As you know, Bob, I was sick in the previous days, and I had time to watch many films. I got a Clive Owen movie collection. I’m not his greatest fan, but luckily, I watched two great movies: “Gosford Park” and “Children of Men”. But the one that got me thinking in the past few days is “Closer”.
I know, I know. It’s not a type of a movie I usually enjoy. But it actually got me thinking about Patrick Marber’s play. And that one is a world for itself.
Closer: A play
On stage, I’ve seen “Closer” in a rudimental form- as a student exam play. Still, it was surprisingly captivating. I say surprisingly, because I strongly dislike work that deals with male/female relationships.
However, Patrick Marber’s “Closer” is brilliantly written. It’s perfect the way it is. No other words to describe it. The plot and the subject, in this sense, are irrelevant. Yes, the play is THAT good.
Don’t get me wrong. The subject still isn’t my thing. People falling in and out of love, cheating, jealousy… Not my cup of tea. The play is, in fact, dark and very unsettling. I found all of the characters disgusting, almost sick.
Still, the way it’s written (and planned) is amazing. We see some scenes from the lives of four people- only selected, key scenes. For example, we see the first (and the last) time each of them meet. We see them flirt. We see them break up. But we don’t see anything in between.
Also, we are not informed about the time passing between the acts. In one moment, a guy meets a girl. In the next, he is flirting with another woman- a year has passed. We must fill in the blanks, and since we never see the actual relationships- just the starting and breaking points- it’s sometimes shocking to realize what’s going on in between. Still, that’s the play’s greatest strength. It makes you focused and immersed in their world.
The other brilliant thing, of course, is the writing itself. Every line is there for a reason. The excessive profanity marks some strongest points in the play. Explicit language just make it all sound cruel, not passionate- which is, in my opinion, appropriate for the story and the characters in question.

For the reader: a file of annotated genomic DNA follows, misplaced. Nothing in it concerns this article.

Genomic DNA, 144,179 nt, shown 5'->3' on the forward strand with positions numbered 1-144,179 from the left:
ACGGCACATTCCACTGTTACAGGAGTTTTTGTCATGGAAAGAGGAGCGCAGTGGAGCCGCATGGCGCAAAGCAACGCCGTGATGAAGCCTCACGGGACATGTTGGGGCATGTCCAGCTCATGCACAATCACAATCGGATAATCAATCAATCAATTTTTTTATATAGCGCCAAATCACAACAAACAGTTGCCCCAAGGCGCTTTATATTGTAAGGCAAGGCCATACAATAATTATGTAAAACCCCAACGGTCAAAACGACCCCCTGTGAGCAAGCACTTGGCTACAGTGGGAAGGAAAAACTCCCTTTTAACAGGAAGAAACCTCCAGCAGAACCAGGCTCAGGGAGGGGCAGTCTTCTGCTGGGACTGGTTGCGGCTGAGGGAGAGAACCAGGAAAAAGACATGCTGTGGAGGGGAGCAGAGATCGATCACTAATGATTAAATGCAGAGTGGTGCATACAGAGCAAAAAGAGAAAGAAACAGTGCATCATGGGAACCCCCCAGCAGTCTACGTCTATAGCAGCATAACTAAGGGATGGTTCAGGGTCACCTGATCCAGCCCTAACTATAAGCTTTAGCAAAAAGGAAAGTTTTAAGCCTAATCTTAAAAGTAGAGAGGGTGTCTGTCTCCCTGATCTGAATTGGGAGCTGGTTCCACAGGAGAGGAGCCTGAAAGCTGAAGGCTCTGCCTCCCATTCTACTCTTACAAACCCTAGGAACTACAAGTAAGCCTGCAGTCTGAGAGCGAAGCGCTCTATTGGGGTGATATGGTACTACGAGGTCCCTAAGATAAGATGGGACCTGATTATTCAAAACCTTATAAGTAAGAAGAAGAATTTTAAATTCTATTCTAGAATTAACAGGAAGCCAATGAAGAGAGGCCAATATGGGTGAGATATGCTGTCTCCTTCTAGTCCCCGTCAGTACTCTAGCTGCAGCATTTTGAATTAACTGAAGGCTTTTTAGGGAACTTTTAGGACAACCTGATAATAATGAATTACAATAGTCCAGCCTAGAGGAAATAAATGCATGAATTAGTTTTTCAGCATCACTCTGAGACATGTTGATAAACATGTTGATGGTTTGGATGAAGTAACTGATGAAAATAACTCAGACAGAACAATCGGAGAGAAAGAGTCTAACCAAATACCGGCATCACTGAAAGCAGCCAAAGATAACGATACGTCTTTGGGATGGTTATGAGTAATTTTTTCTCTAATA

Marber knows his way with words, and he knows how to spark an interest with the audience. We find ourselves constantly changing allegiance between the four characters. We sympathize with one of them in an act, but hate him or her in the next. It’s a constant emotional and intellectual battle. The result, like I said, is exhausting, not pleasant; the play doesn’t offer any clear messages or answers. But it’s captivating, amazingly written and makes a great experience.
As a movie, “Closer” is still interesting, but it loses some of its charm.
The main problem, I believe, was the fact they tried to stick way too close to the play (Marber wrote the script, after all). But what works on stage doesn’t necessarily work on film. Almost empty stage with only some hints of scenography, four people in total (with only one scene with all of them on stage at the same time)- it all suited the narrative. In the film, however, the proposed format doesn’t work that well. Sense of the time is different and, although I already knew the story, it was harder to keep the track on the time passed between the scenes.
The film, however, is not bad per se. The play was better, that’s all. The movie, on the other hand, has some strong points. The acting is very good. As someone who dislikes Julia Roberts and (a little less) Jude Law, I must admit I expected them to be distracting. They weren’t. Jude was convincing (yet, annoying) as Dan. Julia was ok- but nothing more-as Anna, and I do think her performance was the weakest. The other two, Natalie Portman as Alice and Clive Owen as Larry, were more convincing. Owen was particularly memorable, switching between sex-obsessed, moving, threatening and revengeful (mostly threatening though).
And when he shouts to Dan, near the end of the movie: “Have you ever seen a human heart? It looks like a fist, wrapped in blood! Go fuck yourself! You writer! You liar!” it is so powerful. The quote that could seem banal becomes one of the best you ever heard. And yes, he made “writer” sound like an insult. That’s acting.